Criminal lawyers for Wounding with intent to cause grievous bodily harm

The offence of Wounding with intent to cause grievous bodily harm is extremely serious. It carries a maximum penalty of 25 years imprisonment. It is an offence that our criminal lawyers beat time and time again.

Intending to inflict grievous bodily harm is not easy to prove. A person who commits the offence must have intended to cause the victim really serious harm. That is the same intent required on a murder charge. Because the charge is so serious it is not enough that an attacker wanted to hurt the victim and went too far, if the attacker did not intend to seriously harm the victim.

Ways our criminal lawyers often beat the charge of Wounding with intent to cause grievous bodily harm is by arguing someone did not intend to cause grievous bodily harm and by raising self-defence.

How do I beat a charge of Wounding with intent to cause grievous bodily harm?

You will be found not guilty of the offence of Wounding with intent to cause grievous bodily harm if the police cannot prove beyond reasonable doubt:

  1. You wounded any person. Wounding involving the breaking or cutting of the interior layer of the skin (dermis) and the breaking of the outer layer (epidermis) is not sufficient.
  2. With intent to cause grievous bodily harm to that or any other person. Grievous bodily harm is “really serious harm” and includes:
    • The destruction (other than in the course of a medical procedure) of the foetus of a pregnant woman, whether or not the woman suffers any other harm; and
    • Any permanent or serious disfiguring of the person; and
    • Any grievous bodily disease.

Defences available include: self-defence.

Pleading guilty to Wounding with intent to cause grievous bodily harm

If you committed the offence and the police can prove so, we want to get you a better result than anyone else. We will often negotiate with prosecutors for you to plead guilty to less serious facts, or even a less serious charge, so that you get a lighter sentence.

Wounding with intent to cause grievous bodily harm carries a maximum penalty of 25 years imprisonment in the District Court. Wounding with intent to cause grievous bodily harm is an extremely serious criminal offence. If you are charged with this offence you should contact our office immediately.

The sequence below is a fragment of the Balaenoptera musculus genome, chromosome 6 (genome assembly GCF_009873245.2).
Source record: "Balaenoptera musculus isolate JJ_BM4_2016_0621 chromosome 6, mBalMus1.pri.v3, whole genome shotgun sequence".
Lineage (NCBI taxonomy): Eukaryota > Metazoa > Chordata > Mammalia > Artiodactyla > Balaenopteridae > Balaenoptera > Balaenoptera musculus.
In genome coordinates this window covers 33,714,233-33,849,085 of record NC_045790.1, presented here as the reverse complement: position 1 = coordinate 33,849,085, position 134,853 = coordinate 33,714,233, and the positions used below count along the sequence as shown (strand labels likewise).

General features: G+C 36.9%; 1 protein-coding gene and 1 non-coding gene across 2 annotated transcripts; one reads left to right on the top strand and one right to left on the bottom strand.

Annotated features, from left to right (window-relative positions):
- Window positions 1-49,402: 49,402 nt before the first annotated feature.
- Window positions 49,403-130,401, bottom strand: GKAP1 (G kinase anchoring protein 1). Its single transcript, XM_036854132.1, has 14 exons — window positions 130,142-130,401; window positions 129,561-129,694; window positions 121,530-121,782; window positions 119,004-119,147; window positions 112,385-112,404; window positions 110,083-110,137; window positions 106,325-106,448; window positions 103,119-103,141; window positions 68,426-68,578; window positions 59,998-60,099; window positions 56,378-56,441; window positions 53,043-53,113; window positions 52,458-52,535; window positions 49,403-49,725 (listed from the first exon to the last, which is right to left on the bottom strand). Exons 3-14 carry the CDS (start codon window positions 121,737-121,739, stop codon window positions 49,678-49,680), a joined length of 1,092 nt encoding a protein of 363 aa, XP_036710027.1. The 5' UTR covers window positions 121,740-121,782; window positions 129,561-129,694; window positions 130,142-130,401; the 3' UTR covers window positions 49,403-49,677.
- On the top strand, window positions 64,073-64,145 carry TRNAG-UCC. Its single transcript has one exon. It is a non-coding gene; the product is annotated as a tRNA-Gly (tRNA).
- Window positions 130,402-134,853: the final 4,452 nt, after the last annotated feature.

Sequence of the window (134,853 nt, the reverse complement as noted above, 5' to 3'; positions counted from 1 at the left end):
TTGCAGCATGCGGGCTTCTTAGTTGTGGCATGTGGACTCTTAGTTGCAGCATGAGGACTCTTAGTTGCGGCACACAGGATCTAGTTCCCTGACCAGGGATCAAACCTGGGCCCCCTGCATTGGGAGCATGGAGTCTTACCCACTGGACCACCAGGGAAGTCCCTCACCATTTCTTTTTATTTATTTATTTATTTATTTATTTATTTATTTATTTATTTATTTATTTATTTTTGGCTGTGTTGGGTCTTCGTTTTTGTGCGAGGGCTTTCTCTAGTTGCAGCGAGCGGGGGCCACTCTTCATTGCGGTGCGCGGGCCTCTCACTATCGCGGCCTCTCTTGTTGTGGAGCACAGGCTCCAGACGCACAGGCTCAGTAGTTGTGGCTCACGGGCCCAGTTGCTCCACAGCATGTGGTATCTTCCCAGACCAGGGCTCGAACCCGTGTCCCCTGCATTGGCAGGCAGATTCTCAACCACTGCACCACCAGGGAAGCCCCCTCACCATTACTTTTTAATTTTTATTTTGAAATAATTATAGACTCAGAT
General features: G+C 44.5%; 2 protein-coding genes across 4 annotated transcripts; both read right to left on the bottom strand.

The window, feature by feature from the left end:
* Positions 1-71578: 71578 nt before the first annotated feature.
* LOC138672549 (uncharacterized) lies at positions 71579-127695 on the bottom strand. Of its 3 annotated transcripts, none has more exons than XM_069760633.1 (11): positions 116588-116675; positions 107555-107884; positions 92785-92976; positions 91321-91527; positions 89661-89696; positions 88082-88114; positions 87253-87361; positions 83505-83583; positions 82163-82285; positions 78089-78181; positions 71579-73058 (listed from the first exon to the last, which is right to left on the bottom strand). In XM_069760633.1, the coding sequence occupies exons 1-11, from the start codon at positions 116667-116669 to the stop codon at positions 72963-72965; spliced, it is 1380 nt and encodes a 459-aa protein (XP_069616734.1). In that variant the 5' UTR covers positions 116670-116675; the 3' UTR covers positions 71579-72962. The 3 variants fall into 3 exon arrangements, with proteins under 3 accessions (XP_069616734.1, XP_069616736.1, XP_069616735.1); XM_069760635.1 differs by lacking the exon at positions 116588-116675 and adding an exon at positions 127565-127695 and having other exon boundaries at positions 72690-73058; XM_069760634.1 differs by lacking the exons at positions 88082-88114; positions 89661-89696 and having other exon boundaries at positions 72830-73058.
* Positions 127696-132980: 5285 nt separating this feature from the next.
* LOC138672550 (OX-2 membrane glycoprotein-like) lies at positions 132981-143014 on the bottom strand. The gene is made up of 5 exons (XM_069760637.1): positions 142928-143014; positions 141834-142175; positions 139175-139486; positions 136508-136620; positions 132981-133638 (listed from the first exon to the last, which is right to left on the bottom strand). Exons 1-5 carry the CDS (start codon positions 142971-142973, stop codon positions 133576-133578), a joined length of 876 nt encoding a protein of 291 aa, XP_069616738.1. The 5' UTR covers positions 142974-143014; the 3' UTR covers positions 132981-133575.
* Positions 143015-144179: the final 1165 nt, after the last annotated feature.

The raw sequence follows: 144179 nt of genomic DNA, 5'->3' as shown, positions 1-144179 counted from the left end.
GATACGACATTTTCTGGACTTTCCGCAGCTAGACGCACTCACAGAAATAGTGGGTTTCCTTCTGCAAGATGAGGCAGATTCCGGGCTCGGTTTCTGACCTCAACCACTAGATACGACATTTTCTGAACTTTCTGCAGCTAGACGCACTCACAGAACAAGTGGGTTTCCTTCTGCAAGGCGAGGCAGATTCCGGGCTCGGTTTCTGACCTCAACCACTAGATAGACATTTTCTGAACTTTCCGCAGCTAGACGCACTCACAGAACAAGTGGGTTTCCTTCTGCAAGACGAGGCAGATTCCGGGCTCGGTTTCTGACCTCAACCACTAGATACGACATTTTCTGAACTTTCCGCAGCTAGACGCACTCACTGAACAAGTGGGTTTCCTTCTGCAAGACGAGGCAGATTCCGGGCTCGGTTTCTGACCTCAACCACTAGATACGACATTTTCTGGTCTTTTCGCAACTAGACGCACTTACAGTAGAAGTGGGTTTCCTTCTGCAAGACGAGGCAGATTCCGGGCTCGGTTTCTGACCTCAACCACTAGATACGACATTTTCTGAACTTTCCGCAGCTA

You can read about all the sentencing options that a court has, including about not having a conviction recorded here.

Do I need references?

We believe references are an extremely important part of a plea of guilty in court. To find out more about how to write a good reference, click here.

Why choose Australian Criminal Law Group?

Our criminal lawyers are experts at obtaining the best outcome possible for Wounding with intent to cause grievous bodily harm offences. For these offences, a good lawyer can be the difference between a conviction and no criminal record and freedom or jail. To read more about Australian Criminal Law Group, click here.

To discuss your charge of Wounding with intent to cause grievous bodily harm, call Australian Criminal Law Group at our Sydney, Parramatta, and Blacktown offices or make a website inquiry today.

Case study

Australian Criminal law Group represented a man charged with two counts of Wounding with intent to cause grievous bodily harm and one count of assault occasioning actual bodily harm. He stabbed 3 people in a park following being assaulted himself at a train station. After getting him bail in the Supreme Court, we negotiated pleas of guilty to charges of reckless wounding instead of Wounding with intent to cause grievous bodily harm. He was sentenced in the Local Court and the Magistrate gave him an Intensive Correction order and did not send him to jail.

Case study

Australian Criminal Law Group represented a young man charged with Wounding with intent to cause grievous bodily harm. He had stabbed his step-father in the neck with a pair of scissors. Criminal lawyer Joe Correy argued that the act was impulsive in response to a domestic argument. The young man had not intended to seriously harm his stepfather. The police accepted a reckless wounding charge and our client received a good behaviour bond.

Case study

Mr Harb represented a man charged with grievous bodily harm after throwing a glass and striking a police officer during a brawl. Mr Harb was able to negotiate the charge to reckless wounding, a significantly less serious charge. Mr Harb presented a strong case on sentence and his client received a good behaviour bond.

Case study

Australian Criminal law Group appealed the sentence of a client who had been originally charged with Wounding with intent to cause grievous bodily harm. In the company of another person he had slashed a person’s face with a box cutter. On appeal, which was to a reckless wounding after negotiations with the DPP, it was argued the act of slashing at the victim was excessive self-defence. The Judge agreed and our client was released from jail that day.

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